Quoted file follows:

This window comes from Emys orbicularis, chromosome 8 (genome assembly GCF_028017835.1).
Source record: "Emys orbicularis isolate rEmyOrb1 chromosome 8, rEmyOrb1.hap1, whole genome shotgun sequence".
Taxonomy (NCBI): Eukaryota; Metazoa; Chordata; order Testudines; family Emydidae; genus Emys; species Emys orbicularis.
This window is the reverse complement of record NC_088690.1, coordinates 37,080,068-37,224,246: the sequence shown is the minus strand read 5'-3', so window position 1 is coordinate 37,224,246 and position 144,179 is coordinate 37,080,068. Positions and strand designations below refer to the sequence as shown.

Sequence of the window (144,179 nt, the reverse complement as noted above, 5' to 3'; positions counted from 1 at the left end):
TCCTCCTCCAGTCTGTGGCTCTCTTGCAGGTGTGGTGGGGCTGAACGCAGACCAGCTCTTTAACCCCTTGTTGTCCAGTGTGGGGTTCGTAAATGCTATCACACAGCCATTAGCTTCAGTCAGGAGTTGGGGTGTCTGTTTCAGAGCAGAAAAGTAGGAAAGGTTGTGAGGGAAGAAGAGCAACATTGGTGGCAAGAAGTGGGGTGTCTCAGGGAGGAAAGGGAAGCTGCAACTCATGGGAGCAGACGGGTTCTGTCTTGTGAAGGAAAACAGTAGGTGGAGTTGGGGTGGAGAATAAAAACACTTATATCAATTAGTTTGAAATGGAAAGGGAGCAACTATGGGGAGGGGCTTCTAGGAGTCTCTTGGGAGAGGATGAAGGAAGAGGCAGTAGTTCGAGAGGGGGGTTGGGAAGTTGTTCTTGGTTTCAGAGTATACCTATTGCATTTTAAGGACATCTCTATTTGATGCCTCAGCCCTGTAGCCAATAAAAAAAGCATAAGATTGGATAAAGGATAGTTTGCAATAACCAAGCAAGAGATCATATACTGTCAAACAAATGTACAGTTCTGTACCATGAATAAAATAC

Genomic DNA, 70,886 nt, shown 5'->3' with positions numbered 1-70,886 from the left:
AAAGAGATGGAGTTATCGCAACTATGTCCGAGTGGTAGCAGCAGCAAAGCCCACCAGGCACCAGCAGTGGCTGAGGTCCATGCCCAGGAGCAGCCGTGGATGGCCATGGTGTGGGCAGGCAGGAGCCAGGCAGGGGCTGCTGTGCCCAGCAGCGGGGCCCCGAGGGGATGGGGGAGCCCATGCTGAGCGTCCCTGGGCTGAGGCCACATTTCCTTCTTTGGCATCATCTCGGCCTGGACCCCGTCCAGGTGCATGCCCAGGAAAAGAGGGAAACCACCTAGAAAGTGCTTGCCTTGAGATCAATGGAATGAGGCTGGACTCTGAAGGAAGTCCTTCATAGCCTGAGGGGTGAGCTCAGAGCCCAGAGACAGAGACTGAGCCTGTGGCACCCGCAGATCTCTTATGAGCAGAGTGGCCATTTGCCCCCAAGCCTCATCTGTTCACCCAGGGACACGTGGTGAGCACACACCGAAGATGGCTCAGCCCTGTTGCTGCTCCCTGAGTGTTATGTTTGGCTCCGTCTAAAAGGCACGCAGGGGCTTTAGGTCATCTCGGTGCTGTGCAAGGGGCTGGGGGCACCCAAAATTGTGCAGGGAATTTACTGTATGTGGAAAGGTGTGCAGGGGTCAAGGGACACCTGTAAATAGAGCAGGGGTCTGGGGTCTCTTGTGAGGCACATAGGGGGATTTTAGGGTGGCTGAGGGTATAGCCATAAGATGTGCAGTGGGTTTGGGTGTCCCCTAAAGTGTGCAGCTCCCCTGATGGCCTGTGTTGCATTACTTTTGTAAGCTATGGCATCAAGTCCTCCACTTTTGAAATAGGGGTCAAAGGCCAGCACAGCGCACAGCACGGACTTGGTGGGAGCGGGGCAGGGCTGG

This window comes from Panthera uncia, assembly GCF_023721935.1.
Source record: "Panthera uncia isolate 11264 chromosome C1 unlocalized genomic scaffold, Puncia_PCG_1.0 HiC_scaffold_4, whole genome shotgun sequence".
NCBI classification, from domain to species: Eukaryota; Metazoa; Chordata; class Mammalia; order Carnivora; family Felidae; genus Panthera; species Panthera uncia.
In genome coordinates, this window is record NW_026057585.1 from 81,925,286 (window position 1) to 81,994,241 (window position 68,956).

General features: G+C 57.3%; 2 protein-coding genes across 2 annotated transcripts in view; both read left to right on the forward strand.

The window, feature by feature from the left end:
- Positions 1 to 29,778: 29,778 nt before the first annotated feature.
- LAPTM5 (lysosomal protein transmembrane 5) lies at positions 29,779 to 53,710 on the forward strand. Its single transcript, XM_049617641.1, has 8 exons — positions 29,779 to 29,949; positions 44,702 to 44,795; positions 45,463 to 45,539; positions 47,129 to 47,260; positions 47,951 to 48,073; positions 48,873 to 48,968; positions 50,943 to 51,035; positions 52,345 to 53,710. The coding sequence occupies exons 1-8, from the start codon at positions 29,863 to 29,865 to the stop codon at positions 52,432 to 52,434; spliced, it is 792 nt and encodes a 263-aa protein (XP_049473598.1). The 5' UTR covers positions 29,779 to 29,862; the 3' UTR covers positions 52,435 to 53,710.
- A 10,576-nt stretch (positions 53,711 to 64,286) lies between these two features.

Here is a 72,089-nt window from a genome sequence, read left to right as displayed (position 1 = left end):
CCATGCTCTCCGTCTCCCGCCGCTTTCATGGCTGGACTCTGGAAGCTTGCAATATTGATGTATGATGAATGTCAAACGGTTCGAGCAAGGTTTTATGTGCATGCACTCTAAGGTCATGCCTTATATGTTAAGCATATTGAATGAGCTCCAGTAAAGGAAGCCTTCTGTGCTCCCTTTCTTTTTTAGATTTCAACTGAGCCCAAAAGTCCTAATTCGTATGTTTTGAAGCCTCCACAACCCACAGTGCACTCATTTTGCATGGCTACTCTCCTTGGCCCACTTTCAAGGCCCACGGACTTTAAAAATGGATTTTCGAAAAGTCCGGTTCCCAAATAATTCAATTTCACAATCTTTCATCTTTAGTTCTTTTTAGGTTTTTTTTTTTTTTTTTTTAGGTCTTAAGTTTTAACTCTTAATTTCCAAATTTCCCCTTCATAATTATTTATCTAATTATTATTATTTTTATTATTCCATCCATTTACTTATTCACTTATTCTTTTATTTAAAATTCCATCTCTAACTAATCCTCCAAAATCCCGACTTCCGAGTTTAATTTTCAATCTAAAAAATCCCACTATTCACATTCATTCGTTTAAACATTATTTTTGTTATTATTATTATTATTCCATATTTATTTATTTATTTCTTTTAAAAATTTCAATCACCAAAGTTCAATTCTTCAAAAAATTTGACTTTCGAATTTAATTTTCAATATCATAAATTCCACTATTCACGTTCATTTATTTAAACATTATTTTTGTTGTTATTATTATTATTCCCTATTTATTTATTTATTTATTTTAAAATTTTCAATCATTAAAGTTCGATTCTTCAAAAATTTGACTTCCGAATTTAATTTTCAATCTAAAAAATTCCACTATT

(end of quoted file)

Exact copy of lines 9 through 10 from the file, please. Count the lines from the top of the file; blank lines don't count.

This window comes from Panthera uncia, assembly GCF_023721935.1.
Source record: "Panthera uncia isolate 11264 chromosome C1 unlocalized genomic scaffold, Puncia_PCG_1.0 HiC_scaffold_4, whole genome shotgun sequence".